In lines 204 – 209, what is the contrast that Polonius makes between sanity and madness?In Act II, Scene 2

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mwestwood | College Teacher | (Level 3) Distinguished Educator

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Because the lines referred to in Act II, Scene 2, are said as an aside, they are private revelations of the thoughts of Polonius.  Here in Shakespeare's "Hamlet," Polonius, the corrupt sycophant of the Danish court, attempts to convince Claudius and Gertrude that Hamlet is mad.  When he talks with Hamlet their conversation has many non-sequiturs in it, such as the lines in which Polonius asks Hamlet what he reads and Hamlet replies, "Words, words, words" (II,ii,190) and punned insults in which Hamlet says that Polonius might grow old as Hamlet is if "like a crab, you could go backward."  So, when the conversation continues between Hamlet and Polonius and the courtier asks,  "Will you walk out of the air, my lord?"(II,ii,202), and Hamlet queries, "Into my grave?" (II,ii,203), then Polonius says in an aside, "How pregnant...." 

Polonius remarks are much like those of Emily Dickinson's in her poem "Much Madness is divinest Sense."  That is, the mind that loses its focus on reality is sometimes better able to discern other matters--perhaps, in much the way intuition works, by a sixth sense.  For, Hamlet, perhaps, intuitively senses that Polonius, too, wishes to do Hamlet ill, just as Rosencrantz and Guildenstern do.  "How pregnant," how full of meaning, Hamlet's remarks are, like the 'divinest sense" (divine as in to guess) of which Miss Dickinson writes.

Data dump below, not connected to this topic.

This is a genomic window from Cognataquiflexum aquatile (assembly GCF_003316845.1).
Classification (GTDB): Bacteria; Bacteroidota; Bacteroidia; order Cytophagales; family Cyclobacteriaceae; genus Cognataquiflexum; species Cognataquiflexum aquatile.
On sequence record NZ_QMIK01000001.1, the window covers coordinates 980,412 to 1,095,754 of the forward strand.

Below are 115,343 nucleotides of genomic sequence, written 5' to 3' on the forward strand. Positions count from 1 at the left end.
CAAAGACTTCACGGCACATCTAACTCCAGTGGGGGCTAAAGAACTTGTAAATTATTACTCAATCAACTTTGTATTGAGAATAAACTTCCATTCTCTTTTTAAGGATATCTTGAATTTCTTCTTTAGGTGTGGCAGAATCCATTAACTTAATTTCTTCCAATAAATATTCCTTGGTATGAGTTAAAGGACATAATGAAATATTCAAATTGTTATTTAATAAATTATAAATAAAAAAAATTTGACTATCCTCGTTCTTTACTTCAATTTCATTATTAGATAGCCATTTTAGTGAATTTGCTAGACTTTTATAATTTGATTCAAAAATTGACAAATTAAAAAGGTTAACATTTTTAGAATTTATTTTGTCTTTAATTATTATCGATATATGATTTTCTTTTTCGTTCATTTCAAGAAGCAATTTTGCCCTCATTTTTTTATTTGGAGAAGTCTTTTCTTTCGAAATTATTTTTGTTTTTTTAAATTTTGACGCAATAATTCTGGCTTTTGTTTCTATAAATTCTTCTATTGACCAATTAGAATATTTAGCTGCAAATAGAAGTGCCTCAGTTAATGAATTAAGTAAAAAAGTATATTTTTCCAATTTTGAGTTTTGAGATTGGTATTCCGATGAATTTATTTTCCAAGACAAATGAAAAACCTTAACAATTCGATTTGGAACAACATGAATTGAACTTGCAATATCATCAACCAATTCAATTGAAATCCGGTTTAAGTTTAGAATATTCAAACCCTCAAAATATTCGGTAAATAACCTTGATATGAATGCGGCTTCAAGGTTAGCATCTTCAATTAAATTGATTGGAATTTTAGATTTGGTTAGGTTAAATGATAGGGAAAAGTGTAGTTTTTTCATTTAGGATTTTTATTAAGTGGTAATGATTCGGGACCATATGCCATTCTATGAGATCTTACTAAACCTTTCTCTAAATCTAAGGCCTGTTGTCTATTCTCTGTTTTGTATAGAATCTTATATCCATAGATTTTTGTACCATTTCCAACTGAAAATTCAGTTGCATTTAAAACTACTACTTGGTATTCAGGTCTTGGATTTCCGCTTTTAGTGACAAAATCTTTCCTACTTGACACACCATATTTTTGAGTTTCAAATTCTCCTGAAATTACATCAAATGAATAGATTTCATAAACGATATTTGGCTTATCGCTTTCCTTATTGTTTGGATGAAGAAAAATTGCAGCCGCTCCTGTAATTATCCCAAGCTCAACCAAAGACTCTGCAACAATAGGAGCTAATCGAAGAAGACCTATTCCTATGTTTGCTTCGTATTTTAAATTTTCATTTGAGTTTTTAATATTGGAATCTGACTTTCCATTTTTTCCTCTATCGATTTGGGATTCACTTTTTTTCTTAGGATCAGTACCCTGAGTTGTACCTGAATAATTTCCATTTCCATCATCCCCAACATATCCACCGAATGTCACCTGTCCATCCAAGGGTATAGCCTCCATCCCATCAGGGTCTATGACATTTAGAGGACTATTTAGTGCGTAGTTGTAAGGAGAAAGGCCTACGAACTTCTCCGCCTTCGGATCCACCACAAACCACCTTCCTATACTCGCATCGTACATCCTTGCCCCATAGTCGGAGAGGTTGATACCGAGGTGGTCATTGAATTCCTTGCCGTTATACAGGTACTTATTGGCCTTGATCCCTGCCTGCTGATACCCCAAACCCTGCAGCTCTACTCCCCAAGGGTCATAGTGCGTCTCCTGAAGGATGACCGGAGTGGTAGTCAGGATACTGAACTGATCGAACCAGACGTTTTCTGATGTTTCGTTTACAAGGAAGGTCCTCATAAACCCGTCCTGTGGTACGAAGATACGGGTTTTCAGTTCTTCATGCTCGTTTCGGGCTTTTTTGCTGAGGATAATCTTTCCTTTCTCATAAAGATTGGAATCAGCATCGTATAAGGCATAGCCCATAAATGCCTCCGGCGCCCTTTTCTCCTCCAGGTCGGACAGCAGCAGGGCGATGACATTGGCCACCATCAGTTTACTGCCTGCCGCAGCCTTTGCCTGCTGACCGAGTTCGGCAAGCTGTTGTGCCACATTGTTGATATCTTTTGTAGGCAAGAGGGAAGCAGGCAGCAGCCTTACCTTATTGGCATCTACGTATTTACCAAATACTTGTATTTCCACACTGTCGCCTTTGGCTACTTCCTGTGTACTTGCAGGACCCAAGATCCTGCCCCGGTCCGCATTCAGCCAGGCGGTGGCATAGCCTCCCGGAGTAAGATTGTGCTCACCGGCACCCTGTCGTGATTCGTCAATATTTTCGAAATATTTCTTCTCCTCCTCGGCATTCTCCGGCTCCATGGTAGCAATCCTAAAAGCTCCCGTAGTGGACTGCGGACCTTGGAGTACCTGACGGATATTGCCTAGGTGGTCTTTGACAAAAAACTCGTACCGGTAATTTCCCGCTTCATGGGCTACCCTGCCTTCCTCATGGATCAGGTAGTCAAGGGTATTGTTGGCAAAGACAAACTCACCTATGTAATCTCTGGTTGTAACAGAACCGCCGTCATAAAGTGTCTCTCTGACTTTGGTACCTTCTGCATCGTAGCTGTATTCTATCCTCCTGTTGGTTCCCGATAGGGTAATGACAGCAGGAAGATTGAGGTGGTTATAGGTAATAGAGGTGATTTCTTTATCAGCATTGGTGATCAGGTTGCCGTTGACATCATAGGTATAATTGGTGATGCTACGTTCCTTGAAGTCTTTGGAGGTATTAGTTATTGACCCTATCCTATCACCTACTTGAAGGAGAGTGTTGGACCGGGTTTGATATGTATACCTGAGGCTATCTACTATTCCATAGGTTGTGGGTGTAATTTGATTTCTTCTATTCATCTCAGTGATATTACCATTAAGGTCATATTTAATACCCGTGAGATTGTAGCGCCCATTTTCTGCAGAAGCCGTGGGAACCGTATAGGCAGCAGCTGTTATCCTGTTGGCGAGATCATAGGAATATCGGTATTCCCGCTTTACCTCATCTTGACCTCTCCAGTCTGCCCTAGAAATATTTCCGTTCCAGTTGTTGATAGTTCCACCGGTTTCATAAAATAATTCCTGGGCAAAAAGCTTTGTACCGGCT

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pohnpei397 | College Teacher | (Level 3) Distinguished Educator

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I'm not really sure which lines you're talking about because different versions seem to have different line numbers. I am assuming that you are thinking of these lines that Polonius says

How pregnant (220)
sometimes his replies are! a happiness that often madness
hits on, which reason and sanity could not so prosperously
be delivered of.

The basic idea here is that Polonius is saying that only a crazy person would be able to speak as well as Hamlet is speaking in this scene -- only a crazy person would be able to use words so well.

I think that what he means here is that sane people are too confined by what people expect and can't come up with really creative ways of expressing themselves the way a crazy person can.

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